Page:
{smcl}
{* Copyright 2016 Brendan Halpin brendan.halpin@ul.ie }
{* Distribution is permitted under the terms of the GNU General Public Licence }
{* 16Jun2016}{...}
{cmd:help calinski}
{hline}
{title:Title}
{p2colset 5 20 22 2}{...}
{p2col:{hi:calinski} {hline 2}}Calinski-Harabasz cluster stopping index from distance matrix{p_end}
{p2colreset}{...}
{title:Syntax}
{p 8 17 2}
{cmd:calinski} , DISTmat(string) IDvar(varname) [NGroups(integer 15) NAME(clname) GRaph *]
{synoptset 22 tabbed}{...}
{synopthdr:options}
{synoptline}
{syntab:Required}
{synopt:{opt dist:mat(matname)}} names the distance matrix{p_end}
{synopt:{opt id:var(varname)}} identifies the variable that links the sort-order of the distance matrix to the sort-order of the data{p_end}
{syntab:Optional}
{synopt:{opt ng:roups}} The number of cluster solutions to test (default 15){p_end}
{synopt:{opt name}} Name of cluster analysis to use{p_end}
{synopt:{opt gr:aph}} plot the index against cluster size{p_end}
{synopt:{it:twoway_options}}options allowed with {helpb graph twoway}{p_end}
{synoptline}
{p2colreset}{...}
{title:Description}
{pstd}{cmd:calinski} calculates the Calinski-Harabasz pseudo-F for
stopping rules in cluster analysis, from the pairwise distance matrix.
This is widely used to determine the optimum number of clusters. Stata's
default {helpb cluster stop} does the same calculation on the basis of the
original variables, but cannot operate on the distance matrix.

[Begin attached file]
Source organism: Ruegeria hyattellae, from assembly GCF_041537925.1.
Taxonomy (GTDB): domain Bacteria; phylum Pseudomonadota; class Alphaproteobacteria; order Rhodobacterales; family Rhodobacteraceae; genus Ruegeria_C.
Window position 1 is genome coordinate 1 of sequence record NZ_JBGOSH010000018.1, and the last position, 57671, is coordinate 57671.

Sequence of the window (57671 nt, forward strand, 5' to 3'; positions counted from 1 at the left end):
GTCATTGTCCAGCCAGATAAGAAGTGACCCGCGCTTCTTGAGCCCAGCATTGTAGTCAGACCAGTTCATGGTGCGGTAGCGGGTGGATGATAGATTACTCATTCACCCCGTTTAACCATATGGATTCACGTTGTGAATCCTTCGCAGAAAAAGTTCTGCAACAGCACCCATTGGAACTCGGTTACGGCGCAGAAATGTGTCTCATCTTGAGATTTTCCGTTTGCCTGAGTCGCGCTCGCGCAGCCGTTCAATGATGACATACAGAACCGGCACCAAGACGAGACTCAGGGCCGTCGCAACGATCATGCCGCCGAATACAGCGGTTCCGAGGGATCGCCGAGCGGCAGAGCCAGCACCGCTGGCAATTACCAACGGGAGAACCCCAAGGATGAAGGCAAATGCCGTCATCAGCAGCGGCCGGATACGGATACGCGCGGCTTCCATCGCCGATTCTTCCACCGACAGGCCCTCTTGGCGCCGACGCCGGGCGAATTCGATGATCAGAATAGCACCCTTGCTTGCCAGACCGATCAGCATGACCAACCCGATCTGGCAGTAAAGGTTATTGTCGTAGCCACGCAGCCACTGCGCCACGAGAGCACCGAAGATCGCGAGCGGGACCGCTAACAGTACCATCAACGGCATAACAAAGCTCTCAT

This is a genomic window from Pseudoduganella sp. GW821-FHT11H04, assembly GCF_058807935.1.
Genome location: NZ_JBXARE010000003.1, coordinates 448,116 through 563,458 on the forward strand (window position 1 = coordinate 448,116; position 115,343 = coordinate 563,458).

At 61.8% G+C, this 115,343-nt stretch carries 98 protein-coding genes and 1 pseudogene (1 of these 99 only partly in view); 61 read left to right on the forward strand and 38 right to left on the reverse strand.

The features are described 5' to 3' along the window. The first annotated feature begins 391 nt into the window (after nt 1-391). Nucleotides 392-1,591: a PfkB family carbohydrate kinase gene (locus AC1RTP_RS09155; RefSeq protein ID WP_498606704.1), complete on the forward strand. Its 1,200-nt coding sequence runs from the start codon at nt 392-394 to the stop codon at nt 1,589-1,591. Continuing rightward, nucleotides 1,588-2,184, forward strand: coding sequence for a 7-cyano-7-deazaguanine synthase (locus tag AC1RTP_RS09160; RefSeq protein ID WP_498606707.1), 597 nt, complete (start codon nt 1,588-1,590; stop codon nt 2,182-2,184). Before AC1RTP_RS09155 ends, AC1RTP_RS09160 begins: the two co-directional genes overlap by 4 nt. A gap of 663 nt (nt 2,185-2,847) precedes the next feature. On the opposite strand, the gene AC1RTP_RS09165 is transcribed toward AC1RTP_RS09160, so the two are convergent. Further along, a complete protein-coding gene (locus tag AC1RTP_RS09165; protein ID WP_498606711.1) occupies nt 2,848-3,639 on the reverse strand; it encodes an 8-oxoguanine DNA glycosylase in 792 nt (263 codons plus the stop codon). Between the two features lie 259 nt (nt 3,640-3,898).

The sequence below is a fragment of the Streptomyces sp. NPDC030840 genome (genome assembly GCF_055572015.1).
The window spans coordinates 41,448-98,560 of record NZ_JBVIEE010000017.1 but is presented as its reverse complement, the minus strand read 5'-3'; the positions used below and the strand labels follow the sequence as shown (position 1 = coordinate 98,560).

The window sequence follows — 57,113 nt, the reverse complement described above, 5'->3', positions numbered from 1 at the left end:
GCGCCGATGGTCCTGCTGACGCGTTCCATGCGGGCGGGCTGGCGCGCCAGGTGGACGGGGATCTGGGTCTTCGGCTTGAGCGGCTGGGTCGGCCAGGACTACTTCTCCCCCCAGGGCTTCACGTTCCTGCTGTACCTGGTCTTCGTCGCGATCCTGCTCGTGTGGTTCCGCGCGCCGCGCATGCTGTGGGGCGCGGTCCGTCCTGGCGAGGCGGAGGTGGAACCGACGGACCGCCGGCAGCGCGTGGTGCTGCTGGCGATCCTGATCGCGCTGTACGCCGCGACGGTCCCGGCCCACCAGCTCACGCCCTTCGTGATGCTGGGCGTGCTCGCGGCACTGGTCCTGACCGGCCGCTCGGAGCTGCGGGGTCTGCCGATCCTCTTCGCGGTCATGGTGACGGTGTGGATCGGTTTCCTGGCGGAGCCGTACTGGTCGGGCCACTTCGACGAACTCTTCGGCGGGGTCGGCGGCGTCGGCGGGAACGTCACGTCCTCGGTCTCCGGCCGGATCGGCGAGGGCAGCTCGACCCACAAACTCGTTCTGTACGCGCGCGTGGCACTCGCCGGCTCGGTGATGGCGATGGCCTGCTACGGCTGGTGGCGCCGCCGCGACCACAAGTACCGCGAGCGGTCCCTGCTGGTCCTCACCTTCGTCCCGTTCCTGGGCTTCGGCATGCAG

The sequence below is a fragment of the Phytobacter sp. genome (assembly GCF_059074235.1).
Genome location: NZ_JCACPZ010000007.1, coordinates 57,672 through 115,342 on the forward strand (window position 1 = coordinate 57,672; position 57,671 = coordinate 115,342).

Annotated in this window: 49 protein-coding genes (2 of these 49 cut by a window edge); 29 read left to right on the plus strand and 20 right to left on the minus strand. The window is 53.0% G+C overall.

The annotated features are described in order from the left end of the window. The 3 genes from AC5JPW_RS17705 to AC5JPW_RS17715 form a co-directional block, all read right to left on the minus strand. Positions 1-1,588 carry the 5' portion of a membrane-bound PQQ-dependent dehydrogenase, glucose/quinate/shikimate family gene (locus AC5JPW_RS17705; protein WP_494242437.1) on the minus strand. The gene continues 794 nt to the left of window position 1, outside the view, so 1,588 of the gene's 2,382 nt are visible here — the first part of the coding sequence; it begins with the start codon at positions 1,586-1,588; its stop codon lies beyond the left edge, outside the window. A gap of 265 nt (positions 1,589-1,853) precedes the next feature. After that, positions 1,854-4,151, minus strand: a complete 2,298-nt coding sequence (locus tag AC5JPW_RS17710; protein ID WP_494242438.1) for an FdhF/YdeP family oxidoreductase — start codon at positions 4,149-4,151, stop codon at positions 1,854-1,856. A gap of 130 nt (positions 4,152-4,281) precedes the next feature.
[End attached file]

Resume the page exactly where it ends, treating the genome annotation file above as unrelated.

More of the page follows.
{cmd:calinski} is thus useful when the original variables are not
available, or when the distances are created other than as squared
Euclidean distances between variables (as is the case for instance with
sequence analysis). {p_end}
{pstd} {bf:NB:} Stata's built-in {cmd:clustermat stop, variables(...)}
does {it:not} estimate the CH pseudo-F on the distance matrix used by
{cmd:clustermat}. Rather, it creates a new temporary distance matrix
based on the variables listed in the {cmd:variables()} option. {p_end}
{pstd}{cmd:calinski} depends on {help discrepancy} which
can be installed from SSC:{p_end}
{phang}{cmd:. ssc install discrepancy}
{pstd}Returns:{p_end}
{phang}r(calinski_#) Calinski-Harabasz pseudo-F for # groups{p_end}
{title:Remarks}
{pstd}While {cmd:cluster stop} and {cmd:clustermat stop} estimate the
CH pseudo-F by cumulating the sum of squares from ANOVAs of the original
variables on the cluster solution, and are therefore explicitly rooted in
a squared-Euclidean distance point of view, {cmd:calisnki} takes the
distances as they are found. If they are squared distances based on the
original variables, the results will be identical to {cmd:cluster stop}.
If they are squared Euclidean distances from another source, the
interpretation will be the same. If they are other sorts of differences
(e.g., non-Euclidean) the interpretation is not necessarily the same,
but can be understood to be analogous, in the same way as the
{cmd:discrepancy} partitioning of the distance matrix (described by
Studer et al 2011) is analogous to ANOVA.{p_end}
{pstd}Because the order of the data and the order of the distance matrix
must coincide, the dataset must be sorted by {opt id:var}. It is the
user's responsibility that this variable defines the correct order.{p_end}
{title:References}
{p 4 4 2} Milligan, G. W., and M. C. Cooper. 1985. An examination of procedures for determining the number of clusters in a dataset. {it:Psychometrika} 50: 159-179. {p_end}
{p 4 4 2} M Studer, G Ritschard, A Gabadinho and NS MÃ¼ller, Discrepancy analysis of state sequences, {it:Sociological Methods and Research}, 40(3):471-510 {p_end}
{title:Author}
{phang}Brendan Halpin, brendan.halpin@ul.ie{p_end}
{title:Examples}
{phang}{cmd:. calinski, dist(distances) id(id) graph}{p_end}
{title:See Also}
{phang}{help cluster stop}{p_end}
{phang}{help dudahart}{p_end}
{phang}{help discrepancy}{p_end}
{phang}{help SADI}{p_end}